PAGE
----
Coating systems for the corrosion protection of buried steel pipelines extensively use Fusion Bonded Epoxy (FBE) either as a standalone coating or as the base layer in dual or multi-layer coatings. The application of these systems in a coating plant generally requires heating of the steel pipe to temperatures in excess of 230°C, followed by cooling back to ambient after a coating cure time. Although, this thermal cycle occurs for a short duration, it has been shown to affect the strain aging behavior of the steel with a more significant effect on higher strength grades. A desirable attribute to the application of these coatings is to lower the application temperature, preferably to less than 200°C due to: (1) grades of steel such as X100 and X120 cannot be heated above 200°C for long durations without significant change to their stress-strain behavior that is critical in strain based pipeline design; (2) difficulty in heating heavy wall pipe uniformly to temperatures in excess of 200°C without compromising production line speed; (3) improvement of material usage and product throughput for 3LPE/PP; and (4) energy savings. This paper discusses the experience in coordinating with powder suppliers in the development of Low Application Temperature (LAT) FBE materials and the enhancement and process controls for the corresponding application process to constrain temperatures that the steel pipe experiences in a coating plant. Multi-layer coating systems using LAT FBE have been used in several projects around the world. This paper also presents the performance characteristics, production, commercial track record and experience of these systems.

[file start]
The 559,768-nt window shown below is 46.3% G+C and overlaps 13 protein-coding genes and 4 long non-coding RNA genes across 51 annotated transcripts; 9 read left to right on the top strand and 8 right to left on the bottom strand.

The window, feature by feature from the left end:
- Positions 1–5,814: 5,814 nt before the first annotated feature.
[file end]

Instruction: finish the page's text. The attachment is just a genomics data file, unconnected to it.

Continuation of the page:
Fusion Bonded epoxy (FBE) coatings has been widely used in pipeline corrosion protection for more than three decades. They are commonly used as stand-alone coatings, as base layer for dual or multi-layer FBE coatings, and as base layer for multi-layer polyethylene/polypropylene coatings. FBE is a powder coating applied by electrostatic spraying onto preheated steel pipes where the powder melts, flow (wet), fuse and react/crosslink to form a solid protective coating. One of the most important factors to achieve proper adhesion between the steel pipe and the coating is the melt-flow-wet process, which is mainly governed by the temperature of the pipe and the melt-fuse characteristics of the FBE. Typical application temperatures for conventional FBE coatings are in excess of 230°C.

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